The Great Gatsby by F Scott Fitzgerald is an acknowledged classic, a novel with prescient awareness of the social cruelty inherent in the rampant materialism of 1920s of post-war America. The theme and the plot are contained in one of the last lines of the book: "They were careless people, Tom and Daisy—they smashed up things and creatures and then retreated back into their money or their vast carelessness or whatever it was that kept them together, and let other people clean up the mess they had made." It's a great read - a story by a man about men fighting over their status and over their women, quintessentially a tale of male rivalry set in a landscape of that luxurious, careless era. So you wouldn't expect two women, with basically a settee as their set, to create the entire story so evocatively, powerfully, wittily, and movingly. Although as this production is from Bristol's Wardrobe Theatre, you probably would. Tamsin Hurtado Clarke and Jesse Meadows take on every character in Scott Fitzgerald’s novel to evoke the doomed romance between Daisy and Jay Gatsby as seen through the outsider eyes of Nick Carraway, often role-shifting several times in a single scene. They’re helped by excellent filming and music, and a set that, like the story itself, evolves from its frenzy of self-indulgent hedonism into violent chaos. Director Tom Brennan with director of photography Jack Offord & their teams filmed it all live in January, and you can book here to see the performance until the end of March - recommended.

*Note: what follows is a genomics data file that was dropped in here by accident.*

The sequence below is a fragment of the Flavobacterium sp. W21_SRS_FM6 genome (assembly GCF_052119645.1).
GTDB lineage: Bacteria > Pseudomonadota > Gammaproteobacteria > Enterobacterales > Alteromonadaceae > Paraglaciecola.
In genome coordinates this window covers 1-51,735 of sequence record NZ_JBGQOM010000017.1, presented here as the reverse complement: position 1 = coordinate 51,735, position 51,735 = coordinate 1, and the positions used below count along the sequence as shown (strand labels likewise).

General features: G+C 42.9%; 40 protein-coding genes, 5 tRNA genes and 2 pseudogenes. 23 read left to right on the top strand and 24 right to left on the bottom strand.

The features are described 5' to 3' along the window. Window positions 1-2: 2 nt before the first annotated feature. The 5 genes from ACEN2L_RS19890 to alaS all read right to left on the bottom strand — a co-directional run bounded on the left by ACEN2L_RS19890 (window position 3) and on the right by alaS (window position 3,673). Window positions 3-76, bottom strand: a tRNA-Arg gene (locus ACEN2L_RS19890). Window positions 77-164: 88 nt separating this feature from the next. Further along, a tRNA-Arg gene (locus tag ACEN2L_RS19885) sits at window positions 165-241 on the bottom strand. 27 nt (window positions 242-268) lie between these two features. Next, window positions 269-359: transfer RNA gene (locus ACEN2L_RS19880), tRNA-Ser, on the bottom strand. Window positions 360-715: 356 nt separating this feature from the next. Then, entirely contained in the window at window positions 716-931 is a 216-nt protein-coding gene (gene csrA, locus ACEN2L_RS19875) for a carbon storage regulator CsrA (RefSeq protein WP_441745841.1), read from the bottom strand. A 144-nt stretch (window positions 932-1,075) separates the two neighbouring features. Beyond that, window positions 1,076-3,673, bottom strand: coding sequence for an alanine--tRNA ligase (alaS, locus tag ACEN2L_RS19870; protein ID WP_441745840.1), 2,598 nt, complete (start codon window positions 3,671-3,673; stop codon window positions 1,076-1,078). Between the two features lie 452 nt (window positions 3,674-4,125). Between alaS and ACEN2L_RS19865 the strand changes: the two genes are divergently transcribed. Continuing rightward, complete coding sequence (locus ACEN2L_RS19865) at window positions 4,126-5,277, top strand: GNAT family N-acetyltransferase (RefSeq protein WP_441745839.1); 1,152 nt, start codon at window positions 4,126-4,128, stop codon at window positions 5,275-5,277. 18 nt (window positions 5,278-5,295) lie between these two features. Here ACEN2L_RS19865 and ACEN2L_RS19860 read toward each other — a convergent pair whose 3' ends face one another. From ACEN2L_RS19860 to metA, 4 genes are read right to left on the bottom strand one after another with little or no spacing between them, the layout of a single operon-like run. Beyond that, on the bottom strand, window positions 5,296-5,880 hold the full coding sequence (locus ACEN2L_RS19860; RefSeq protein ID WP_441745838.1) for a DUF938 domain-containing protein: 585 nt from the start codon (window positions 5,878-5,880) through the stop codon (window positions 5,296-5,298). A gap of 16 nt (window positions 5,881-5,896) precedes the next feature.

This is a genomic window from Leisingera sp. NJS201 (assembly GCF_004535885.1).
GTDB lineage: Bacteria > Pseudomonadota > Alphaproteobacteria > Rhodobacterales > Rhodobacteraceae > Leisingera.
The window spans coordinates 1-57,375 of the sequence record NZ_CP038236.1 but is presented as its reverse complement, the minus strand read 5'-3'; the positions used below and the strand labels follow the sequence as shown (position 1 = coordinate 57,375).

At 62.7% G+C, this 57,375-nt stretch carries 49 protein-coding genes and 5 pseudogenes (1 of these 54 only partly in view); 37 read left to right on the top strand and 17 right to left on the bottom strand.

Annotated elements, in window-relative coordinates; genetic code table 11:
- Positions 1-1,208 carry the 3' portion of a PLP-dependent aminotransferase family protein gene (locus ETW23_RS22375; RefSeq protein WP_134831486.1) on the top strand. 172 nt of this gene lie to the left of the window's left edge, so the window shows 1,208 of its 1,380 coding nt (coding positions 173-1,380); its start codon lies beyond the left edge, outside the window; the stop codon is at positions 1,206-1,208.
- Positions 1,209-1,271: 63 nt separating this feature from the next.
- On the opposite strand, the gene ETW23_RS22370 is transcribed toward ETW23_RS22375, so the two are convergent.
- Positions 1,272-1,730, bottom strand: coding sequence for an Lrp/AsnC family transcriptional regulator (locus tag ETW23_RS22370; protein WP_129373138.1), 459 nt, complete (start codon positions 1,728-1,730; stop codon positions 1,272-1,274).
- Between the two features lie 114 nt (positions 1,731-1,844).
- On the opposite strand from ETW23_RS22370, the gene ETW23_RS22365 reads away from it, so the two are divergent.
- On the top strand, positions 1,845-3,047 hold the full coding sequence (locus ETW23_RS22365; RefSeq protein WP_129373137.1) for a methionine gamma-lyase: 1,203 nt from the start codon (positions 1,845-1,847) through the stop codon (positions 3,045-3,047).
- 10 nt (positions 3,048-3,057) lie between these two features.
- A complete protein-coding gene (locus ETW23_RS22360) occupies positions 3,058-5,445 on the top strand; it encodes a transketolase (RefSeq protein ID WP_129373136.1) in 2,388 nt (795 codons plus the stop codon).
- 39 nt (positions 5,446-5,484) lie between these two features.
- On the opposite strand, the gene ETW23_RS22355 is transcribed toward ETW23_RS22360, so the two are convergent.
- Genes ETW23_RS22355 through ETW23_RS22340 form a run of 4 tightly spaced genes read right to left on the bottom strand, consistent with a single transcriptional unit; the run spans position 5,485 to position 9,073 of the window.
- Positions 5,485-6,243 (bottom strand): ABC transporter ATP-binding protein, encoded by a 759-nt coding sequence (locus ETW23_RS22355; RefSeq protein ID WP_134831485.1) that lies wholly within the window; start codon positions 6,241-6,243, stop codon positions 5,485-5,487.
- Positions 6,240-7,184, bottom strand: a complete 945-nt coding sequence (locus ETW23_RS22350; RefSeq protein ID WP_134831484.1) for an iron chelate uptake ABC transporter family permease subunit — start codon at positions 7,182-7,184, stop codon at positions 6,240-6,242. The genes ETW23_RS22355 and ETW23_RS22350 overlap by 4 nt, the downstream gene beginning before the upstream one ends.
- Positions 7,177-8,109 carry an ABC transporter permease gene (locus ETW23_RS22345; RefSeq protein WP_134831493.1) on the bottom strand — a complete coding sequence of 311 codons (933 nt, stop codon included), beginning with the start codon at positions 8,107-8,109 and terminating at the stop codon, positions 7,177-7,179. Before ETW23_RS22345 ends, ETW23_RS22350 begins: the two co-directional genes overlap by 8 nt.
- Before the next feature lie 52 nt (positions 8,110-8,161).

Also now streaming, Hymn at the Almeida is another two-hander but a more traditional and weightier affair: the story of two men who shared the same father, written by Lolita Chakrabarti and dealing with Issues with-a-capital-I, like parental responsibility and race and policing, with much weighty dialogue. Despite the fact that the actors actually shared the set, they were filmed separately for 99% of the story, so although Adrian Lester and Danny Sapani were very good, the sense of their interaction was disappointingly absent. Directed by Blanche McIntyre, here's a screen shot of a rare lighter moment.
Another of those of Best-Place-To-Live polls has revealed once again, that the top town in Somerset is Frome, for its 'arty artisan indy businesses and cafes' - let's hope they all survive the shutdowns. River House on the bridge is enterprisingly taking orders online for speciality donuts. And fittingly for our notoriously dissenting town, Frome's own Tolpuddle Tree, a descendent of the famous Tolpuddle Martyrs' tree in Dorset, has been planted in Rodden Meadow exactly 187 years after the original memorial - Julian Hight, Frome's Mister Trees, gives more of the context and tells the story here.
Winter Warmers is a collection of seven heart-warming poems supporting pubs in a difficult year by celebrating their role in within their communities. Bristol poet Malaika Kegode performs the poem for the South West, and also don't miss Steve Pottinger representing the Midlands with The Best Pub in the World. Over in Bristol, David Johnson, always a well-received guest at Frome Poetry Cafe, featured on a zoom event on Saturday at which the highlight for me was his reverie as Edward Coulson tipping into the Bristol harbour ("only a quick dip / no time to dive"). And looking ahead to June, the brilliant news is that Frome Poetry Cafe will be joining the town's Festival celebrations with an event on the ECOS amphitheatre - note our fantastic guest Liv Torc, and get the details in your diary now! (Thanks Suzy Howlett for the flyer)